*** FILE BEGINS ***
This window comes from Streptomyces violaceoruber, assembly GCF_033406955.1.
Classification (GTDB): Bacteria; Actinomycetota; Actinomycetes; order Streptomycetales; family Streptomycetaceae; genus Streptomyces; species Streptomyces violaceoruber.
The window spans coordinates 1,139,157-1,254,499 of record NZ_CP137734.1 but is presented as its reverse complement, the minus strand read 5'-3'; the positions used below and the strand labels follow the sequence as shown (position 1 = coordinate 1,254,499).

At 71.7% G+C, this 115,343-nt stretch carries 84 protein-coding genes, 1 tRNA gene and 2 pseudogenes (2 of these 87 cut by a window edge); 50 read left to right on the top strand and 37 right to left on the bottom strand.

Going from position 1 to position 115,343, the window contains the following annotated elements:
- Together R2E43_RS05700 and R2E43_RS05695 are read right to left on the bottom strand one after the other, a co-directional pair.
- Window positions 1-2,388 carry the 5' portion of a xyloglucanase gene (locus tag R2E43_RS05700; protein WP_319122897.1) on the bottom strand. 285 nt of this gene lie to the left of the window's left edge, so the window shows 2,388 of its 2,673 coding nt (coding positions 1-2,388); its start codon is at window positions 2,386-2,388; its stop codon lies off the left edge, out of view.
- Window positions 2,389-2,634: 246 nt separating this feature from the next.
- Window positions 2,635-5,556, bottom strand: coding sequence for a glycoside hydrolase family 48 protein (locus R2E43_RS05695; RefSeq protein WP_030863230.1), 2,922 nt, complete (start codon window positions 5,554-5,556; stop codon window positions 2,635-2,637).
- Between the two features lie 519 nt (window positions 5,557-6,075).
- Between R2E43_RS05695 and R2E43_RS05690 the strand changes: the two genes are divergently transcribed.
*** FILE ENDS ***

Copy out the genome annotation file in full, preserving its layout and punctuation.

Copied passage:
This window comes from Streptomyces violaceoruber, assembly GCF_033406955.1.
Classification (GTDB): Bacteria; Actinomycetota; Actinomycetes; order Streptomycetales; family Streptomycetaceae; genus Streptomyces; species Streptomyces violaceoruber.
The window spans coordinates 1,139,157-1,254,499 of record NZ_CP137734.1 but is presented as its reverse complement, the minus strand read 5'-3'; the positions used below and the strand labels follow the sequence as shown (position 1 = coordinate 1,254,499).

At 71.7% G+C, this 115,343-nt stretch carries 84 protein-coding genes, 1 tRNA gene and 2 pseudogenes (2 of these 87 cut by a window edge); 50 read left to right on the top strand and 37 right to left on the bottom strand.

Going from position 1 to position 115,343, the window contains the following annotated elements:
- Together R2E43_RS05700 and R2E43_RS05695 are read right to left on the bottom strand one after the other, a co-directional pair.
- Window positions 1-2,388 carry the 5' portion of a xyloglucanase gene (locus tag R2E43_RS05700; protein WP_319122897.1) on the bottom strand. 285 nt of this gene lie to the left of the window's left edge, so the window shows 2,388 of its 2,673 coding nt (coding positions 1-2,388); its start codon is at window positions 2,386-2,388; its stop codon lies off the left edge, out of view.
- Window positions 2,389-2,634: 246 nt separating this feature from the next.
- Window positions 2,635-5,556, bottom strand: coding sequence for a glycoside hydrolase family 48 protein (locus R2E43_RS05695; RefSeq protein WP_030863230.1), 2,922 nt, complete (start codon window positions 5,554-5,556; stop codon window positions 2,635-2,637).
- Between the two features lie 519 nt (window positions 5,557-6,075).
- Between R2E43_RS05695 and R2E43_RS05690 the strand changes: the two genes are divergently transcribed.